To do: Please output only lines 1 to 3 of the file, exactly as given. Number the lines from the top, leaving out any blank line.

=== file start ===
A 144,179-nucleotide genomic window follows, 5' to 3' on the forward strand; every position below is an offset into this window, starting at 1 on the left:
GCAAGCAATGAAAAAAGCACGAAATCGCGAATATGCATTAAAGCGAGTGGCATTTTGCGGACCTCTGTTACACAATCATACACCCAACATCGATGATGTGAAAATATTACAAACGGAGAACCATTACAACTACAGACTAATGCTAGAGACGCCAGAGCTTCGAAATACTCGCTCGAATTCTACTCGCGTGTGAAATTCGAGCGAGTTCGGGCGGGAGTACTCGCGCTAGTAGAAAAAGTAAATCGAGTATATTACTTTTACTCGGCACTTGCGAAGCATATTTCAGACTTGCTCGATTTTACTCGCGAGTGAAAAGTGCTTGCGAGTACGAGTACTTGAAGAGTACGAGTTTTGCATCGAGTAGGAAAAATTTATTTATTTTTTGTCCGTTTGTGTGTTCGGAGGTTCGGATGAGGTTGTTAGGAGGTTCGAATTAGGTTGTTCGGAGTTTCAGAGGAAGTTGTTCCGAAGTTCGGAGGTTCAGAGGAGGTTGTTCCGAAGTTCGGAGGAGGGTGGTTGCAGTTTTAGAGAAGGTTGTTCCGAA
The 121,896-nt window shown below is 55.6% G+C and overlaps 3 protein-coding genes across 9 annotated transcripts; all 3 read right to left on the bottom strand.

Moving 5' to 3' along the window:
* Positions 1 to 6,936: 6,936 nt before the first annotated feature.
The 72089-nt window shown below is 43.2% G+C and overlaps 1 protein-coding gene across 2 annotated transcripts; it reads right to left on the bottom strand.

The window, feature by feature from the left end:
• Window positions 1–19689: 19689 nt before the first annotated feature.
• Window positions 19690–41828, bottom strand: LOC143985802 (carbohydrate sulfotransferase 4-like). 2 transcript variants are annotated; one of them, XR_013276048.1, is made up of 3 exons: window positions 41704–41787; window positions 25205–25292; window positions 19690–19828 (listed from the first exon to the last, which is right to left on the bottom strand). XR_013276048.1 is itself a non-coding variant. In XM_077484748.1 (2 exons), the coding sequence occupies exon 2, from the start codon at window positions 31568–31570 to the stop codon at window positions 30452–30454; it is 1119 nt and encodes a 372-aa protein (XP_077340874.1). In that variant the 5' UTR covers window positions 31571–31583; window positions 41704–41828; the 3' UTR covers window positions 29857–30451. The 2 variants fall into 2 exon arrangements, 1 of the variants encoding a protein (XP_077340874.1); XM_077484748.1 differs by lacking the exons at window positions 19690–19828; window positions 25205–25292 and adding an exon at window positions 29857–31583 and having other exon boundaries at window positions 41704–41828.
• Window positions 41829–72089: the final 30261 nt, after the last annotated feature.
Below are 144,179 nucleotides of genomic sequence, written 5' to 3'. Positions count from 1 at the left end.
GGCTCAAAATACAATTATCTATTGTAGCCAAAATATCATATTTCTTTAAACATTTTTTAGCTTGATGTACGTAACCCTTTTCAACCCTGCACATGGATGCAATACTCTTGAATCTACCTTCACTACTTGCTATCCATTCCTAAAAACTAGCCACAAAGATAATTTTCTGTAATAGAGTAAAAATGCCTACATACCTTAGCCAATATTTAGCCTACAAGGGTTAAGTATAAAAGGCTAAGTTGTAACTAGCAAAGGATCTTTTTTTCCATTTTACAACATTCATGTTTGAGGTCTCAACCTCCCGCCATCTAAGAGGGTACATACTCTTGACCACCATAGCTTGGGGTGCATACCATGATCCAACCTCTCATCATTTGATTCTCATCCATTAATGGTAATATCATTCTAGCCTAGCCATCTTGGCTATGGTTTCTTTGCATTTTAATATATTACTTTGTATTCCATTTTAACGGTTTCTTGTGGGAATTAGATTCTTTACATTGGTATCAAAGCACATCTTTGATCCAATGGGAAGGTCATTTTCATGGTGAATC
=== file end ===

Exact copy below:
A 144,179-nucleotide genomic window follows, 5' to 3' on the forward strand; every position below is an offset into this window, starting at 1 on the left:
GCAAGCAATGAAAAAAGCACGAAATCGCGAATATGCATTAAAGCGAGTGGCATTTTGCGGACCTCTGTTACACAATCATACACCCAACATCGATGATGTGAAAATATTACAAACGGAGAACCATTACAACTACAGACTAATGCTAGAGACGCCAGAGCTTCGAAATACTCGCTCGAATTCTACTCGCGTGTGAAATTCGAGCGAGTTCGGGCGGGAGTACTCGCGCTAGTAGAAAAAGTAAATCGAGTATATTACTTTTACTCGGCACTTGCGAAGCATATTTCAGACTTGCTCGATTTTACTCGCGAGTGAAAAGTGCTTGCGAGTACGAGTACTTGAAGAGTACGAGTTTTGCATCGAGTAGGAAAAATTTATTTATTTTTTGTCCGTTTGTGTGTTCGGAGGTTCGGATGAGGTTGTTAGGAGGTTCGAATTAGGTTGTTCGGAGTTTCAGAGGAAGTTGTTCCGAAGTTCGGAGGTTCAGAGGAGGTTGTTCCGAAGTTCGGAGGAGGGTGGTTGCAGTTTTAGAGAAGGTTGTTCCGAA
The 121,896-nt window shown below is 55.6% G+C and overlaps 3 protein-coding genes across 9 annotated transcripts; all 3 read right to left on the bottom strand.